A team of researchers at the University of Manitoba has received a $202,000 grant from the Canadian Institutes of Health Research to study what’s become known as “long-haul COVID.”
Research into the loosely defined condition is still in its infancy, with the World Health Organization (WHO) only recently settling on a definition.
“Post COVID-19 condition,” the WHO says, “occurs in individuals with a history of probable or confirmed SARS CoV-2 infection, usually three months from the onset of COVID-19 with symptoms and that last for at least two months and cannot be explained by an alternative diagnosis.”
The WHO says common symptoms include fatigue, shortness of breath, and cognitive dysfunction, but can include other issues that generally impact a person’s everyday life.
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The lead researcher at the University of Manitoba is Alan Katz, the director of the Manitoba Centre for Health Policy, and a professor of family medicine and community health sciences.
“My concern is that the impact of COVID is currently being considered primarily in the context of hospital beds being occupied and ICU beds being occupied,” Katz says.
“This (study) is about understanding what’s coming in the next six months to years around what our health system will face the more these people who have had COVID infection may go on to long COVID.”
Katz says their research has three primary goals.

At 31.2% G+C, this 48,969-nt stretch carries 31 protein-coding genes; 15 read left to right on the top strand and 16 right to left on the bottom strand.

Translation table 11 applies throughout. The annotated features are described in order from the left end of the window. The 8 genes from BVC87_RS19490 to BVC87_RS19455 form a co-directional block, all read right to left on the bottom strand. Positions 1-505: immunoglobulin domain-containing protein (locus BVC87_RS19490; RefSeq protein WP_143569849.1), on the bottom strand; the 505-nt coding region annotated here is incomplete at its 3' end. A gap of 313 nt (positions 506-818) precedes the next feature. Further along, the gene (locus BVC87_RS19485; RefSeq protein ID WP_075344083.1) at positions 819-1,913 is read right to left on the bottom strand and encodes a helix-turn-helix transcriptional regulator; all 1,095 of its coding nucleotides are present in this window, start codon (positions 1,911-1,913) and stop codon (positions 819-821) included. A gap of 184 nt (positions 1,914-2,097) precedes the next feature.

The team wants to understand what proportion of people who had COVID-19 ultimately end up with “long COVID,” who is most likely to be affected, and what symptoms people are experiencing exactly.
Katz says the literature that’s been published so far varies widely in terms of these questions, and particularly how many people are being affected.
“Some people are claiming it’s 10 per cent, others are claiming it’s up to 50 per cent,” Katz says.
“Clearly, that’s an important question to understand if we’re planning for our health-care system. In Manitoba, we’ve had more than 65,000 infections — in Canada more than 1.7-million infections of COVID. It’s a big difference if 10 per cent of those people have consequences or up to 50 per cent.”
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Manitoba is in a unique position to be able to study these research questions, Katz says, because of an anonymized database called the Manitoba Population Research Database “which includes information on every single Manitoban who has a contact with the health-care system.”
“Using this very complex database, we can look at people who first tested positive for COVID. We can start then looking at them three months after that initial infection, and we can follow them forward,” Katz explains.
The team has just received its ethics approval to be able to access the database, and Katz expects the team will have the other permissions it needs in place within a week or so to begin the laborious work of combing through the reams of information.
The funding the team received will allow for a one-year study. Katz says the work is crucial to get an idea of the implications of long COVID-19 on people’s health, and what the health care system could be faced with months or years from now.
“As this continues, there will be more and more of them, and they will potentially overrun our healthcare system in the long-term with the need for rehabilitation services, (and) with the need for treatment of respiratory problems,” Katz says.
“We’re potentially missing a big piece of impact of COVID infection.”
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